San Diego Student Shakespeare Festival Hosts Moscow School
The Bard Proves His International Appeal
Friday, April 26, 2013
The 8th Annual San Diego Student Shakespeare Festival (April 27 at noon in Balboa Park) proves the international appeal of the Bard with a school from Moscow joining the lineup.
Every April for the past 7 years the San Diego Shakespeare Society has celebrated the Bard’s birthday with its San Diego Student Shakespeare Festival. The event brings out hundreds of students from elementary school to college to perform scenes inspired by the writing of William Shakespeare. This year there will even be a school from Moscow.
“Our school has always been interested in different kinds of cultural interactions with different countries and with United States in particular,” says Nina Sukhova, English teacher at the Slavic Anglo-American School in Moscow, “This year we learned about the Shakespeare Festival and we got interested in it because we’ve been organizing a Shakespeare Festival in Moscow for let’s say the last 13 years already.”
Twelve students ranging in age from 12 to 15 from the Slavic Anglo-American School in Moscow arrived on Wednesday night and held an impromptu rehearsal in Old Town yesterday.
“So today we are going to rehearse our play, “ says Sukhova, “And we are here on the green outdoors and we are going to try a few scenes today to see how people will sound outdoors to see if people can hear them or not so let’s see what happens.”
For the San Diego Student Shakespeare Festival on Saturday, the students are presenting a collage of scenes.
“So we took monologues from different plays and put them together and the plot is actually we call the play ‘In Search of Inspiration,’” adds Sukhova, “The idea is that Shakespeare doesn’t know what to write about, he has no inspiration. And he listens to different women’s characters, finally of course we decide love is the main feeling.”
“I’m playing Shakespeare,” says 14-year-old Artyom Potapov, “he’s in search for an ideal women character and so in this scene we look through all his women characters.”
Like Juliet from “Romeo and Juliet.”
Anastasia Shumakova performs Juliet’s famous balcony scene.
“She’s talking about her love to Romeo, and she’s asking God why he is from other family. I think it is the greatest love story in the world.
Although Shakespeare wrote his plays 400 years ago in London, they still speak to a 15-year-old girl living in 21st century Russia.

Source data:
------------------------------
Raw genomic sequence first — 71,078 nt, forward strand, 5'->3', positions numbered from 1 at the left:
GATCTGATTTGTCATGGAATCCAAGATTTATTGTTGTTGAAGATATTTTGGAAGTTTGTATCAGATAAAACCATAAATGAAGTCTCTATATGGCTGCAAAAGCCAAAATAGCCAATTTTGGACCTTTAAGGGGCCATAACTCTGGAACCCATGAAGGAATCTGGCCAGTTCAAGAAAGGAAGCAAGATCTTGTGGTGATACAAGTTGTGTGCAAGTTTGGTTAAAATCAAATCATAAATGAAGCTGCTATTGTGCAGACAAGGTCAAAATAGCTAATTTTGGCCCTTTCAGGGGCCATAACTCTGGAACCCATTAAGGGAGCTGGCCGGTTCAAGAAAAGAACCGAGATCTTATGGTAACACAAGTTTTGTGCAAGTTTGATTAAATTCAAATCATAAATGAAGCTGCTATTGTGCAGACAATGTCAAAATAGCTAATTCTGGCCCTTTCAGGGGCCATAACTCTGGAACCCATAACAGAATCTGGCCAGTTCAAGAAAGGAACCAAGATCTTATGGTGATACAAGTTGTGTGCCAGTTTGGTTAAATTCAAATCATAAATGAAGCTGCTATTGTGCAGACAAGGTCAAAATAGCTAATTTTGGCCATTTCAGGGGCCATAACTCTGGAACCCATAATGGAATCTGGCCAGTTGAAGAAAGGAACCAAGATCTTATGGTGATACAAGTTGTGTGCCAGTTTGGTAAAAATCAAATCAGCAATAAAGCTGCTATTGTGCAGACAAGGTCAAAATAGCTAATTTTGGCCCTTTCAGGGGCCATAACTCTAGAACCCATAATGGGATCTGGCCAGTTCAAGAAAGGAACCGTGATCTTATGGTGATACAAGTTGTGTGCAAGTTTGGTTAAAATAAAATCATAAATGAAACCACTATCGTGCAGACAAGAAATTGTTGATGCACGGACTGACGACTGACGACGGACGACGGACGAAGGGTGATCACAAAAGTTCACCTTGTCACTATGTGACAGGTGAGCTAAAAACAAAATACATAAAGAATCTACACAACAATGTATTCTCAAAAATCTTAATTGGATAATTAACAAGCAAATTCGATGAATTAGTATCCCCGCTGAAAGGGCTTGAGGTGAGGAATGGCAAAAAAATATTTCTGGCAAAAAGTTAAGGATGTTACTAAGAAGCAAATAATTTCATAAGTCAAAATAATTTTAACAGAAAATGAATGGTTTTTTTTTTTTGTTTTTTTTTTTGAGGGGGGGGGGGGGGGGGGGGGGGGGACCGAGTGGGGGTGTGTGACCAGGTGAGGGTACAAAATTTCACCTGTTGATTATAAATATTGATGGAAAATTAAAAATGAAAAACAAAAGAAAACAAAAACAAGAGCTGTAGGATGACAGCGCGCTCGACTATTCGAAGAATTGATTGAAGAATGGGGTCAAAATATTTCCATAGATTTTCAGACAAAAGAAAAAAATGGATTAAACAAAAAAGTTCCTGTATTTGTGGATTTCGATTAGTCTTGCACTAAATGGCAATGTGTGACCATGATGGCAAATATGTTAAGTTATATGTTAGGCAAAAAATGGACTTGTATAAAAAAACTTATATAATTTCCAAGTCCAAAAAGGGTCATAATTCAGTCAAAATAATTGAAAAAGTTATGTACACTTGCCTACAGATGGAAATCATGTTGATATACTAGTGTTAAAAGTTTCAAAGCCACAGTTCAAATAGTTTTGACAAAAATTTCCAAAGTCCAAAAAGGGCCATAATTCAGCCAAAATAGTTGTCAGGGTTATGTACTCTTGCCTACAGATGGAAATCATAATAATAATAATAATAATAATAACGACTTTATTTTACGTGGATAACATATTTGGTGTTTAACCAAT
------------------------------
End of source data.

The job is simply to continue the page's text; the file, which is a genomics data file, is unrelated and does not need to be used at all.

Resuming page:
When she reads Shakespeare’s line: “But my true love is grown to such excess. I cannot sum up sum of half my wealth,” there is a passion behind the words that makes you believe she knows what Juliet is talking about.
“I think Juliet is in some kind of way similar to me because I am really a romantic person. I sometimes can be emotional like she was and if I love someone it’s for a long time, if not forever.”
The San Diego Shakespeare Society advocates teaching Shakespeare to students at a young. Sukhova sees the benefits for her English as a second language students.
“Well first of all, for those who learn English. It’s a great experience because it’s real good, interesting English, which the children do not hear nowadays. Our children speak very good English. So this is another step for them in studying the language and another good experience and we hope very much that this is our beginning of a new event which we will participate in maybe annually.”
Which would suit Anastasia Shumakova just fine.
“Shakespeare is quite difficult at first sight but when he read it a second time and third time it becomes easy and Shakespeare writes really cool.”
That’s some compliment for a guy who’s been dead for centuries.
The San Diego Student Shakespeare Festival is Saturday April 25 beginning at noon. A parade begins at the Organ Pavilion in Balboa Park and then moves to four outdoor stages lining the Prado. The event is free.
The Soviet Union has made some impressive film adaptations of Shakespeare. Here’s a list:
“Othello” (1955) directed by Sergei Yutkevich
“Romeo and Juliet” (1955) directed by L. Armstram and L. Lavrovsky
“Hamlet” (1964) directed by Grigori Kozintsev
“King Lear” (1971) directed by Grigori Kozintsev
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